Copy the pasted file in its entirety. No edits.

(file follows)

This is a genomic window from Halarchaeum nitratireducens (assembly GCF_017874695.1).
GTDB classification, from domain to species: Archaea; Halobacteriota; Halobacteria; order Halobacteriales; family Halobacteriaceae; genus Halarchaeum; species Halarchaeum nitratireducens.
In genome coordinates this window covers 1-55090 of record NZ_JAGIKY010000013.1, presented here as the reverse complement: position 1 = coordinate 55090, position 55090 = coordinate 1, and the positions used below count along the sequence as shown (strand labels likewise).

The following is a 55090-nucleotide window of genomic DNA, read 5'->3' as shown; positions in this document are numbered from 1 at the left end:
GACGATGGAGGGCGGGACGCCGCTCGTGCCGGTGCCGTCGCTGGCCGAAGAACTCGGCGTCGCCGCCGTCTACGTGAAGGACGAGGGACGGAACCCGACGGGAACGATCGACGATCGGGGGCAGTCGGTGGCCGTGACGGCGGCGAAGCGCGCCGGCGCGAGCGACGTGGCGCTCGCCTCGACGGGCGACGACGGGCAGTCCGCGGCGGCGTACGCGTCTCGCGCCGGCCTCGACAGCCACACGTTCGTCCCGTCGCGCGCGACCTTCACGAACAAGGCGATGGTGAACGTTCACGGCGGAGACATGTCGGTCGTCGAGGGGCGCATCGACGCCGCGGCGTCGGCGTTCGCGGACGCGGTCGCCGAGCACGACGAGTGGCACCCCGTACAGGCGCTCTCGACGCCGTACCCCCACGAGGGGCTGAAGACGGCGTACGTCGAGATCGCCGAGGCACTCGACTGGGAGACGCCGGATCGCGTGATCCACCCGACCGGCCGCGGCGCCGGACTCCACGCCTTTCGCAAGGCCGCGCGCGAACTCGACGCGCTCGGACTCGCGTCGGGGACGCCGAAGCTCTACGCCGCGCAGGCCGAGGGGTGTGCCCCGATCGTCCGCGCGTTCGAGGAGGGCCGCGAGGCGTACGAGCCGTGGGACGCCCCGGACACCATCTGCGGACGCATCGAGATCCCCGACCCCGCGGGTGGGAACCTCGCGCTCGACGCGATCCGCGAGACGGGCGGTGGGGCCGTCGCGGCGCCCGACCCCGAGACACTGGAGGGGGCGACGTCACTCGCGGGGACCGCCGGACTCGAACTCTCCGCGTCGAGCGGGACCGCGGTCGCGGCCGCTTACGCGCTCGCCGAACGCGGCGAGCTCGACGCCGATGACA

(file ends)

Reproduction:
This is a genomic window from Halarchaeum nitratireducens (assembly GCF_017874695.1).
GTDB classification, from domain to species: Archaea; Halobacteriota; Halobacteria; order Halobacteriales; family Halobacteriaceae; genus Halarchaeum; species Halarchaeum nitratireducens.
In genome coordinates this window covers 1-55090 of record NZ_JAGIKY010000013.1, presented here as the reverse complement: position 1 = coordinate 55090, position 55090 = coordinate 1, and the positions used below count along the sequence as shown (strand labels likewise).

The following is a 55090-nucleotide window of genomic DNA, read 5'->3' as shown; positions in this document are numbered from 1 at the left end:
GACGATGGAGGGCGGGACGCCGCTCGTGCCGGTGCCGTCGCTGGCCGAAGAACTCGGCGTCGCCGCCGTCTACGTGAAGGACGAGGGACGGAACCCGACGGGAACGATCGACGATCGGGGGCAGTCGGTGGCCGTGACGGCGGCGAAGCGCGCCGGCGCGAGCGACGTGGCGCTCGCCTCGACGGGCGACGACGGGCAGTCCGCGGCGGCGTACGCGTCTCGCGCCGGCCTCGACAGCCACACGTTCGTCCCGTCGCGCGCGACCTTCACGAACAAGGCGATGGTGAACGTTCACGGCGGAGACATGTCGGTCGTCGAGGGGCGCATCGACGCCGCGGCGTCGGCGTTCGCGGACGCGGTCGCCGAGCACGACGAGTGGCACCCCGTACAGGCGCTCTCGACGCCGTACCCCCACGAGGGGCTGAAGACGGCGTACGTCGAGATCGCCGAGGCACTCGACTGGGAGACGCCGGATCGCGTGATCCACCCGACCGGCCGCGGCGCCGGACTCCACGCCTTTCGCAAGGCCGCGCGCGAACTCGACGCGCTCGGACTCGCGTCGGGGACGCCGAAGCTCTACGCCGCGCAGGCCGAGGGGTGTGCCCCGATCGTCCGCGCGTTCGAGGAGGGCCGCGAGGCGTACGAGCCGTGGGACGCCCCGGACACCATCTGCGGACGCATCGAGATCCCCGACCCCGCGGGTGGGAACCTCGCGCTCGACGCGATCCGCGAGACGGGCGGTGGGGCCGTCGCGGCGCCCGACCCCGAGACACTGGAGGGGGCGACGTCACTCGCGGGGACCGCCGGACTCGAACTCTCCGCGTCGAGCGGGACCGCGGTCGCGGCCGCTTACGCGCTCGCCGAACGCGGCGAGCTCGACGCCGATGACA